Bruce's Blog

a handful of dimes and a jukebox

Jja Jang Myun1I happened across a youTube video of someone named Maangchi making a Korean dish called Jja Jang Myun (pick your own favorite spelling) which is basically a sauce of pork & veggies with a fermented black bean over noodles. There is also Jja Jang Bap, which is over rice instead of noodles.

It looked like something fun to make, but I decided it might be interesting to try it first so that I’d know what I was shooting for.  I asked LA’s own beloved Pulitzer prize-winning food writer Jonathan Gold where to go for Jja Jang Myun and he said that the Mandarin House in K-Town has always been the standard. My Thursday Lunch must investigate!

The Mandarin House is actually a Chinese restaurant. Jja Jang Myun originated as a Chinese dish, but the Korean variant is quite different, I’m told. The Chinese version is supposed to be quite bitter. The Mandarin House has gotten a bad rep on Yelp because it had a “C” health rating a few years ago. I’m here to report that it’s an “A” now.
Jja Jang Myun2The staff were very sweet and welcoming. The waitress seemed surprised and rather pleased when I didn’t bother opening the menu and just asked for Jja Jang Myun. I’m pleased that she actually understood me. God knows what might’ve emerged from the kitchen with my poor Korean pronunciation. But ordering this dish was not an uncommon here; half the patrons were eating it. She immediately brought out a little dish of kimchi and some hot tea — jasmine, I think. The kimchi was nice, but quite ordinary. But I wasn’t there searching for banchan, I was there for the Myun. Jja Jang Myun is sometimes called black noodles. When it first comes out, the bowl is covered with the lovely black sauce, and the noodles are still pristine white underneath. You stir up the noodles until they’ve become black with the sauce and the pork and stuff is nicely mixed into the noodles. Then, dive in!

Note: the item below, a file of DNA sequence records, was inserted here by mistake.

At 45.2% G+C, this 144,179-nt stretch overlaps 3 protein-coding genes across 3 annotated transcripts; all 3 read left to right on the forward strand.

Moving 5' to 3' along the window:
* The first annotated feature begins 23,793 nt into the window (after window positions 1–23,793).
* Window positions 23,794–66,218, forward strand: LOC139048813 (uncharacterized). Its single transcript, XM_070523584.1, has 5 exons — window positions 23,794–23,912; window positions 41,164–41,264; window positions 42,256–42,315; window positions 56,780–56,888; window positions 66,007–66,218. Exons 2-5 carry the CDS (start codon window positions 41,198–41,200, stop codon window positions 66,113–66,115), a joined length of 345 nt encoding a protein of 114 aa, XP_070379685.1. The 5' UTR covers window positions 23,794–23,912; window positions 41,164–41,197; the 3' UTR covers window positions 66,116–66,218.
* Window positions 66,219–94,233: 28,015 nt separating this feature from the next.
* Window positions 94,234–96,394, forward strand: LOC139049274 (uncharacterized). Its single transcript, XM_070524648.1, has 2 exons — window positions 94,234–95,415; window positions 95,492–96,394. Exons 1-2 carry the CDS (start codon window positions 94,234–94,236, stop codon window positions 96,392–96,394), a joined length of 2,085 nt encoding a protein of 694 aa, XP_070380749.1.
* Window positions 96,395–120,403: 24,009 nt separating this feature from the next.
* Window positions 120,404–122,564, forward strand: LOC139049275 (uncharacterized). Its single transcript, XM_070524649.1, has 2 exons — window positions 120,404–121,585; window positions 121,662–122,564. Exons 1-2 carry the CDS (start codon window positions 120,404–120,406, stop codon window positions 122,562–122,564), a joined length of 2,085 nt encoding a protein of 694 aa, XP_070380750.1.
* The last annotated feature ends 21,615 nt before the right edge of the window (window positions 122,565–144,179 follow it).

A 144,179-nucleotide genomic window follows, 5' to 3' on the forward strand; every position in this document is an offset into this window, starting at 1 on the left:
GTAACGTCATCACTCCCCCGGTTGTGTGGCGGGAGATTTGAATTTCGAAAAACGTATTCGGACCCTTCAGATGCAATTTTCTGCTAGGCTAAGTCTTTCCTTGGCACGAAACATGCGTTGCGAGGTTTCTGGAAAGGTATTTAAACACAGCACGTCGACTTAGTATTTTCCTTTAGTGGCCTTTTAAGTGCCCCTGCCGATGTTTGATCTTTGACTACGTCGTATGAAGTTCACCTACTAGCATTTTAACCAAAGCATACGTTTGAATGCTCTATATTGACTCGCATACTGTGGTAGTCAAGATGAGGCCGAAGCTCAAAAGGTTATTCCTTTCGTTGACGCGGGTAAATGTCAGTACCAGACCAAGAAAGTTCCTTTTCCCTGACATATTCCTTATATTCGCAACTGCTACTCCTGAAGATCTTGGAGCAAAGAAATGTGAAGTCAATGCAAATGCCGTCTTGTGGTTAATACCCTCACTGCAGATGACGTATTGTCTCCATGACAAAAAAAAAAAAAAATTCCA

It wasn’t as strong of a taste as I was expecting.  I had imagined more of a Chinese black bean sauce taste, I think, thick and salty.  But it’s not really like that at all.  It tastes like a nice home-cooked sort of thing.

And how much did I have to pay for this treat?   At the Mandarin House, a huge bowl (I could only finish half) of Jja Jang Myun goes for $4.99!   My Thursday Lunch heartily approves!!

Mandarin House
3074 W 8th St
Los Angeles, CA 90005
(213) 386-8976

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